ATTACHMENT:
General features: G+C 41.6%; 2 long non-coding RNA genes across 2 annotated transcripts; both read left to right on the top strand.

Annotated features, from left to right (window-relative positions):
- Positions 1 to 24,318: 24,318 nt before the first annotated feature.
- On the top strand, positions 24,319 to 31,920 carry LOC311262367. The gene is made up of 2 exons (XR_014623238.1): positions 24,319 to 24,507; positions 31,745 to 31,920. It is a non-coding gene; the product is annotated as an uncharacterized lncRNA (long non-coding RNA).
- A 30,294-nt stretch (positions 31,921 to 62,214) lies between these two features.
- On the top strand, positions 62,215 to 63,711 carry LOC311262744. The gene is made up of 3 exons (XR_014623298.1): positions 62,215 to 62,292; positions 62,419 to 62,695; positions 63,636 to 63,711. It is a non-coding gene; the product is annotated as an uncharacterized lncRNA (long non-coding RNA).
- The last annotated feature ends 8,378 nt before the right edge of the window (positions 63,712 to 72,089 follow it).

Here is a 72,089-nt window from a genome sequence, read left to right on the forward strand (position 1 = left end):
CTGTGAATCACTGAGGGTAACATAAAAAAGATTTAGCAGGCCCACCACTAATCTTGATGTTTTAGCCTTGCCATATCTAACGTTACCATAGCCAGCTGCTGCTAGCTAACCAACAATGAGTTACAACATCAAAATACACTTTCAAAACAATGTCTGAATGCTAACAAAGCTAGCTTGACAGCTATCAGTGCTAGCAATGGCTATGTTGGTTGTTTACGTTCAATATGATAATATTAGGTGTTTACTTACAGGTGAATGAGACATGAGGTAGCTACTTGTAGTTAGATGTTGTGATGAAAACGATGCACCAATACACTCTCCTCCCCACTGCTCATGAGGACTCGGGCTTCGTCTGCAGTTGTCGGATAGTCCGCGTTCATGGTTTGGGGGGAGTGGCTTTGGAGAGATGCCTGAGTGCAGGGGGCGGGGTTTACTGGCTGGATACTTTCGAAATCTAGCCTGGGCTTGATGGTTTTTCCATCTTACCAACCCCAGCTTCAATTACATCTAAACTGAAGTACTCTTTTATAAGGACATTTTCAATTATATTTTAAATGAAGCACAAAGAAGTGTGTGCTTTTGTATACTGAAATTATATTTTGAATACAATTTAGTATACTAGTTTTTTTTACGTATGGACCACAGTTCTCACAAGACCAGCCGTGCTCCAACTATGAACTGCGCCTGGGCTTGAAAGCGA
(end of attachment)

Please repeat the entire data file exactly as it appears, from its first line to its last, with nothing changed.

General features: G+C 41.6%; 2 long non-coding RNA genes across 2 annotated transcripts; both read left to right on the top strand.

Annotated features, from left to right (window-relative positions):
- Positions 1 to 24,318: 24,318 nt before the first annotated feature.
- On the top strand, positions 24,319 to 31,920 carry LOC311262367. The gene is made up of 2 exons (XR_014623238.1): positions 24,319 to 24,507; positions 31,745 to 31,920. It is a non-coding gene; the product is annotated as an uncharacterized lncRNA (long non-coding RNA).
- A 30,294-nt stretch (positions 31,921 to 62,214) lies between these two features.
- On the top strand, positions 62,215 to 63,711 carry LOC311262744. The gene is made up of 3 exons (XR_014623298.1): positions 62,215 to 62,292; positions 62,419 to 62,695; positions 63,636 to 63,711. It is a non-coding gene; the product is annotated as an uncharacterized lncRNA (long non-coding RNA).
- The last annotated feature ends 8,378 nt before the right edge of the window (positions 63,712 to 72,089 follow it).

Here is a 72,089-nt window from a genome sequence, read left to right on the forward strand (position 1 = left end):
CTGTGAATCACTGAGGGTAACATAAAAAAGATTTAGCAGGCCCACCACTAATCTTGATGTTTTAGCCTTGCCATATCTAACGTTACCATAGCCAGCTGCTGCTAGCTAACCAACAATGAGTTACAACATCAAAATACACTTTCAAAACAATGTCTGAATGCTAACAAAGCTAGCTTGACAGCTATCAGTGCTAGCAATGGCTATGTTGGTTGTTTACGTTCAATATGATAATATTAGGTGTTTACTTACAGGTGAATGAGACATGAGGTAGCTACTTGTAGTTAGATGTTGTGATGAAAACGATGCACCAATACACTCTCCTCCCCACTGCTCATGAGGACTCGGGCTTCGTCTGCAGTTGTCGGATAGTCCGCGTTCATGGTTTGGGGGGAGTGGCTTTGGAGAGATGCCTGAGTGCAGGGGGCGGGGTTTACTGGCTGGATACTTTCGAAATCTAGCCTGGGCTTGATGGTTTTTCCATCTTACCAACCCCAGCTTCAATTACATCTAAACTGAAGTACTCTTTTATAAGGACATTTTCAATTATATTTTAAATGAAGCACAAAGAAGTGTGTGCTTTTGTATACTGAAATTATATTTTGAATACAATTTAGTATACTAGTTTTTTTTACGTATGGACCACAGTTCTCACAAGACCAGCCGTGCTCCAACTATGAACTGCGCCTGGGCTTGAAAGCGA